Runners up: Bryan Murray, Ottawa; Brian Burke, Toronto; Doug Armstrong, St. Louis

Biggest surprise (individual): Brian Elliott, St. Louis

Elliott is 15-5-0 with a 1.62 goals-against average (second in the NHL) and .940 save percentage (third). Brian ElliottHe has outplayed Jaroslav Halak most of the season, and is a major reason why the Blues would be the No.5 seed in the Western Conference if the season ended today. There are no nights off against this team.

The former Ottawa Senators netminder came back down to Earth a bit in his last four starts, going 1-3-0 despite playing well. With new coach Ken Hitchcock platooning the two goalies, and considering his limited history of success, we doubt Elliott will continue at his current pace. But for now, he’s a nice story and a good candidate for the Masterton Trophy, which rewards perseverance and dedication to the game.

Runners up: Jagr; Hartnell; Teemu Selanne, Anaheim.

Biggest surprise (team): Florida Panthers

Since reaching the Stanley Cup Final in 1996, the Panthers have won exactly zero playoff rounds. PanthersThey haven’t made the playoffs at all since 2000.

Considering their roster is in the middle of a significant rebuild, this didn’t look like the year things were going to change. Yet Dineen has somehow succeeded where Peter DeBoer, Jacques Martin, John Torchetti, Rick Dudley, Mike Keenan, Duane Sutter and Terry Murray could not.

The top line, with Weiss at pivot, has been outstanding. Veterans like Theodore, Campbell, Ed Jovanovski and Mikael Samuelsson have led by example. Mostly Dineen has molded a motley collection of role players into his hard-working image, and it’s paid off splendidly in the first half. Can they keep it up into the playoffs? That would be a much bigger surprise.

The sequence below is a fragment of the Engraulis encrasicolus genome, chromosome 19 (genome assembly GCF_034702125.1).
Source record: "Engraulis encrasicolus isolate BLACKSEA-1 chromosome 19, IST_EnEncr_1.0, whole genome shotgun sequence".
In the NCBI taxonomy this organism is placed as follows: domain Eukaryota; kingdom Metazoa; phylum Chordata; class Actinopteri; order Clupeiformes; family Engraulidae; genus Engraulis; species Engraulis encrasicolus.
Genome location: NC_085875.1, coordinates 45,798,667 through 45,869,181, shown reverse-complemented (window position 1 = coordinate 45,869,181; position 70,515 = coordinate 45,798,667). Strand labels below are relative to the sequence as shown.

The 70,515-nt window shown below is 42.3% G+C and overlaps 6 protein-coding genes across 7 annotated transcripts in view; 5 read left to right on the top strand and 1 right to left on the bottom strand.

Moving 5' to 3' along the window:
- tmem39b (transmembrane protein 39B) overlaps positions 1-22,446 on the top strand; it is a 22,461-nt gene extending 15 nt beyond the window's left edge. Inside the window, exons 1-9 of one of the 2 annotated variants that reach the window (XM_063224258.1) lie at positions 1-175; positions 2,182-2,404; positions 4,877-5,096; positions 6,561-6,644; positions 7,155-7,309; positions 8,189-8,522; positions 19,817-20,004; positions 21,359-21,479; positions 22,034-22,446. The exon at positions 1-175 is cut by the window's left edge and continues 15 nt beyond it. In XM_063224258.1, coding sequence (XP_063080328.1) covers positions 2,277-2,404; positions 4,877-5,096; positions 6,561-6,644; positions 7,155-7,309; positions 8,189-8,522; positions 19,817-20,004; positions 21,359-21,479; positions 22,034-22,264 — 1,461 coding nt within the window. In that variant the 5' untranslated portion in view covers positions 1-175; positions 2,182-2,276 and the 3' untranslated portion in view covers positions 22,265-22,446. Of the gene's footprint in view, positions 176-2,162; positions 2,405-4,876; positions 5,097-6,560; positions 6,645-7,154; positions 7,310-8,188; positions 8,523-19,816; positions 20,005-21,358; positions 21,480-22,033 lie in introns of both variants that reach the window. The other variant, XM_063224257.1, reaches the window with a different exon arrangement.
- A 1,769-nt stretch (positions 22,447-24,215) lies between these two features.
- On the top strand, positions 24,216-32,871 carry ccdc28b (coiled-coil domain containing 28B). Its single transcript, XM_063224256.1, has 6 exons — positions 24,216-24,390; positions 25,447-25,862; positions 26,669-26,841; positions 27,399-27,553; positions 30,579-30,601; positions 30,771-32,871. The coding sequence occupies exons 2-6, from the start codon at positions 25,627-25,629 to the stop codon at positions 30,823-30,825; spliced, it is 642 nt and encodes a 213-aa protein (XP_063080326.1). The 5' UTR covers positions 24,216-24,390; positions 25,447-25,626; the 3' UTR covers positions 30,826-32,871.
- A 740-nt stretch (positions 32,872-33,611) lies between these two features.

Runners up: St. Louis Blues (good), Montreal Canadiens (bad), Anaheim Ducks (bad), Tampa Bay Lightning (bad).

Best team: Boston Bruins

The Stanley Cup hangover apparently took a year off. BruinsThe Bruins and Canucks are again near the top of their respective conferences.

While Vancouver should be hungry after watching Boston hoist the Cup last June (then watch hooligans vandalize their city), the Bruins’ dominance has been ruthless and unprecedented in the current era. They are physically dominating every team that dares move the puck an inch, while showing no signs of wear and tear from playing 107 games last season.

The key stat: Boston is on pace to outscore opponents by 147 goals. That would be the highest regular-season goal differential since 1977-78, when the Montreal Canadiens set the NHL record (plus-176 in 80 games).

Runners up: Vancouver Canucks, New York Rangers, Chicago Blackhawks

Worst team: Anaheim Ducks

Paper tigers, the Wizard of Oz, a house of cards – Ducksinsert any metaphor for a person, place or thing exposed for being worse than it appeared, and you would not be wrong here.

Randy Carlyle is without a job. Ryan Getzlaf, Bobby Ryan and Perry, the reigning Hart Trophy winner, are on the trading block. The magic that the Ducks rode to the fourth seed in the Western Conference last season has vanished, and not even Bruce Boudreau has been able to find it in his short time on the job. Particularly devastating is that the same players who led the Ducks last season – especially Getzlaf, Ryan, goalie Jonas Hiller, and top defensemen Lubomir Visnovsky and Toni Lydman – have simply not been the same players this season under two different coaches.

When a roster lacks talent (Blue Jackets/Hurricanes/Islanders), it’s one thing. When the collective talent seems to appear one moment and inexplicably vanish the next, you have the 29th-ranked Ducks.

Runners up: Tampa Bay Lightning; Columbus Blue Jackets, New York Islanders.

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J.P. Hoornstra
J.P. Hoornstra
J.P. Hoornstra is a writer based in Southern California.